We have now reached the little cairn perched on a boulder rock above the road, just beyond the “Straining Well” for the Manchester water-conduit. The cairn, carefully built, contains only the fragments of certain letters, which are all that we are able to save from the cruel blasting powder of the contractor who wished to quarry the “Rock of Names” for material to make the water-dam. There, by the old road just beneath us, had stood, carefully guarded by the moss and lichen, unknown save to the readers of the bard, that memorial of the tryst of the poets. For they were all poets who wrought their initials painfully upon the hard volcanic ash, and graved upon the “rock’s smooth breast,” letters
That once seemed only to express
Love that was love in idleness.
Wordsworth, the tallest of the party, cut his initials highest up, W. W. Next to him, because she loved him so, were wrought out the initial letters of the maiden name of his late affianced bride, M. H. She has a face that bears a kind of family likeness to the poet’s, as much for its weakness as its strength. High brow, long cheeks, well arched eyebrow, and eyes darker of hue than his own. One of these has a slight cast in it, but the mouth is full of tenderness. It is a sweet face, “There never lived on earth,” wrote Dorothy Wordsworth, “a better woman than Mary Hutchinson.” One who knew her in later age, said that “she brought into Wordsworth’s life an element of repose and stability and intellect less brilliant and stimulating than Dorothy’s, with nature less highly strung, was gifted with a good sense and wisdom, and loving fidelity which proved to be the constant blessing of his life.” But here at the “Rock of Names” to-day, this Creature
not to bright or good
For human nature’s daily food
is happy beyond words. The dominant expression of her face is to-day what De Quincey described it as being, “a sunny benignity.” The clouds may roll over Helvellyn but nothing can put out that sun. The “Rock of Names” may sink beneath the waterflood or fall a prey to a contractor’s quarryman, but her name is graven on a rock that shall last for ever, the Rock of Love. And underneath the initials of Mary Hutchinson came the letters D. W. Below and close to Dorothy Wordsworth’s name was written the initials of the man who, more than any other, Wordsworth excepted, honoured and understood Dorothy, Samuel Taylor Coleridge. It was for his sake that the tryst was held here, he was then living at Keswick; and hither, in the Spring of 1800, I believe he came not once or twice, but many a time to delight in the flashing of those wild eyes of Dorothy’s, and the flashing of the soul’s wit, and wisdom that enlightened them.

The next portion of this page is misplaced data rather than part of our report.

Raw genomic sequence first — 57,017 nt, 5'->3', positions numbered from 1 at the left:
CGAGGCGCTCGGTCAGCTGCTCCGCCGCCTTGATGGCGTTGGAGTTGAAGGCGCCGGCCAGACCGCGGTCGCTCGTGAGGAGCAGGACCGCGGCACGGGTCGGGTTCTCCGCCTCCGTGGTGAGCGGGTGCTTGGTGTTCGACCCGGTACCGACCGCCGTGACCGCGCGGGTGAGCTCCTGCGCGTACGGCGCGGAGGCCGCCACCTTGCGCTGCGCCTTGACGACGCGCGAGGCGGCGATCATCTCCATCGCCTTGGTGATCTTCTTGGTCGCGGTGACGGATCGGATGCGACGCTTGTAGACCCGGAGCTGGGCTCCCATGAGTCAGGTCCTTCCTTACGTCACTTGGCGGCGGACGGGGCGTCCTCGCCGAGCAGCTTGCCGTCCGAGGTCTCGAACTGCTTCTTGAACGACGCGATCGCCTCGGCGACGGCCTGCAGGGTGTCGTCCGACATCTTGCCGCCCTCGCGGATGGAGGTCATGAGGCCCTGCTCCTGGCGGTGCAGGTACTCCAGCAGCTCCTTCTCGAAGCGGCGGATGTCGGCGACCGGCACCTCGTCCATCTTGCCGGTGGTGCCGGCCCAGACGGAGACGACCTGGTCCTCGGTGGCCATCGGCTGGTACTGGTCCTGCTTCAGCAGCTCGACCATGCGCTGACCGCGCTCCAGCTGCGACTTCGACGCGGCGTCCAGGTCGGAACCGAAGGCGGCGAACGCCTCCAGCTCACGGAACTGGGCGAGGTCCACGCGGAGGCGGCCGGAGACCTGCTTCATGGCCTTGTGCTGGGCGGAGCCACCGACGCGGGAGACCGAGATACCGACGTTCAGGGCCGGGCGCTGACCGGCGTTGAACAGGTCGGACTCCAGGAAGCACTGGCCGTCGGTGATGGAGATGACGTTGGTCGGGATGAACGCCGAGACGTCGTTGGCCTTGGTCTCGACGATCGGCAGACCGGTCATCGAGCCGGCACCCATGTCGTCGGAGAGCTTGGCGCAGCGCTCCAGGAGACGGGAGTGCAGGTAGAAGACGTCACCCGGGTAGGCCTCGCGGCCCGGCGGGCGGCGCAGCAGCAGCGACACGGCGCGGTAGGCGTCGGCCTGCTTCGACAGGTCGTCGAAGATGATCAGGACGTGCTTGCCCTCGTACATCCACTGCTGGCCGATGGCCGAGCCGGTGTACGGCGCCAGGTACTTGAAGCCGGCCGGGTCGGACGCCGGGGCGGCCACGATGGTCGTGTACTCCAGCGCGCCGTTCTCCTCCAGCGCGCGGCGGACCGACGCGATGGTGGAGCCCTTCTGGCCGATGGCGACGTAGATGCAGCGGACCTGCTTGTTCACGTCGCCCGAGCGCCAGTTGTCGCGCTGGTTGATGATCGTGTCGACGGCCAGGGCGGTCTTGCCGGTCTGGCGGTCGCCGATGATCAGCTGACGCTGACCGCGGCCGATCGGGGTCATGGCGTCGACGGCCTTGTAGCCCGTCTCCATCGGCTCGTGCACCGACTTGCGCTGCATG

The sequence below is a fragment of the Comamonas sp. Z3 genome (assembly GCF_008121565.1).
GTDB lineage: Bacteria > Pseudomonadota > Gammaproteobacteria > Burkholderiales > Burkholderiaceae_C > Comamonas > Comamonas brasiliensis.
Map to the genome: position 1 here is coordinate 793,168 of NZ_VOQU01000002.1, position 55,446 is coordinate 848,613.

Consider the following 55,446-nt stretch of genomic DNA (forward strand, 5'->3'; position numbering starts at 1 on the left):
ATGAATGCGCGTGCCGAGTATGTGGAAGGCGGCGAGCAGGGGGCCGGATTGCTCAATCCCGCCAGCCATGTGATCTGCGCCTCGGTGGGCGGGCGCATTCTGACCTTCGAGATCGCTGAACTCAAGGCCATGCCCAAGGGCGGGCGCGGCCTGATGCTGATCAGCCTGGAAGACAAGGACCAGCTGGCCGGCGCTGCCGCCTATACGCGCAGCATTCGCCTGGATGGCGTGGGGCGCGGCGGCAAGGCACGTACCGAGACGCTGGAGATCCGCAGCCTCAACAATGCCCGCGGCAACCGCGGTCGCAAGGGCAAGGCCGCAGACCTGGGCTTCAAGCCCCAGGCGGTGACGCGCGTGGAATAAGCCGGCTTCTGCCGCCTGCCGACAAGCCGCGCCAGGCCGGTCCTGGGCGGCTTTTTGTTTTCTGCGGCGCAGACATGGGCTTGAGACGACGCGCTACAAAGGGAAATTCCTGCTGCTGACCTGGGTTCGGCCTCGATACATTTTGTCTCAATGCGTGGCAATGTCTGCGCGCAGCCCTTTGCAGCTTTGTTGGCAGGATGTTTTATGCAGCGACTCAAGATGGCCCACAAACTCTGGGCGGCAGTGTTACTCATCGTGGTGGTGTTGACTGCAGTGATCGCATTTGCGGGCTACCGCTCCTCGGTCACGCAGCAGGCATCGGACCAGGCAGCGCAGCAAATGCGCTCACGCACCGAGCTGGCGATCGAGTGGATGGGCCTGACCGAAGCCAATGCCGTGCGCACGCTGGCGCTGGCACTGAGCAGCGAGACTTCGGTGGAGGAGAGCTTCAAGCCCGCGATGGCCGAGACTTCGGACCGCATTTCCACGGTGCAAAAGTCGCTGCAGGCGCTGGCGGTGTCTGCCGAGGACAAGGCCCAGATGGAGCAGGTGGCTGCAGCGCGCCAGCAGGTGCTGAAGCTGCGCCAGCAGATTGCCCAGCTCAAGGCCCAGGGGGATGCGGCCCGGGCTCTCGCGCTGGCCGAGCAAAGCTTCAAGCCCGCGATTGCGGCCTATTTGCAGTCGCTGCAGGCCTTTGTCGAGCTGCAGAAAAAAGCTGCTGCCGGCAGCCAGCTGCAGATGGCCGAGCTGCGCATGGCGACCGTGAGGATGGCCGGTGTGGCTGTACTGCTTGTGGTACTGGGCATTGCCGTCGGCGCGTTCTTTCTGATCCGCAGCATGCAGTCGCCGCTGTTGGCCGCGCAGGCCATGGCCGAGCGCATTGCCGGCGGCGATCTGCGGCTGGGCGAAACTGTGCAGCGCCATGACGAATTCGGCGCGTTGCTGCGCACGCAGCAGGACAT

“She is a woman indeed! in mind I mean, and in heart, for her person is such if you expected to see a pretty woman, you would think her ordinary; if you expected to see an ordinary woman, you would think her pretty; but her manners are simple, ardent, impressive. In every motion her most innocent soul out-beams so brightly, that who saw her would say, ‘Guilt was a thing impossible with her.’ Her information various. Her eye watchful in minutest observation of nature; and her taste a perfect electrometer.” WE turn away from the bronze-faced, gipsy-looking, intelligent face of Dorothy, and gaze for a moment at the man who has just spoken, and Dorothy’s first impressions of the poet she met at Racedown in 1797, come to mind. “He is a wonderful man. His conversation teems with soul, mind, and spirit. Then he is so benevolent, so good-tempered and cheerful, and, like William, interest himself so much about every little trifle.”
That is true to-day, for Coleridge has just been adjuring Wordsworth to deepen the cross cutting of the crosses or middle strokes in his capital W. W., and the bard has taken Coleridge’s penknife and is hard at work as may be seen by a reference to Dorothy’s Journal under date May 4, 1802.
But to continue Dorothy’s description: “At first I thought him very plain, that is for about three minutes. He is pale, thin, has a wide mouth, thick lips, and not very good teeth, longish, loose-growing, half-curling, rough, black hair. But if you hear him speak for five minutes, you think no more of them. His eye is large and full, and not very dark, but grey, such an eye as would receive from a heavy soul, the dullest expression; but it speaks every emotion of his animated mind; it has more of the ‘poet’s eye in a fine frenzy rolling’ than I ever witnessed. He has fine dark eyebrows and an overhanging forehead.”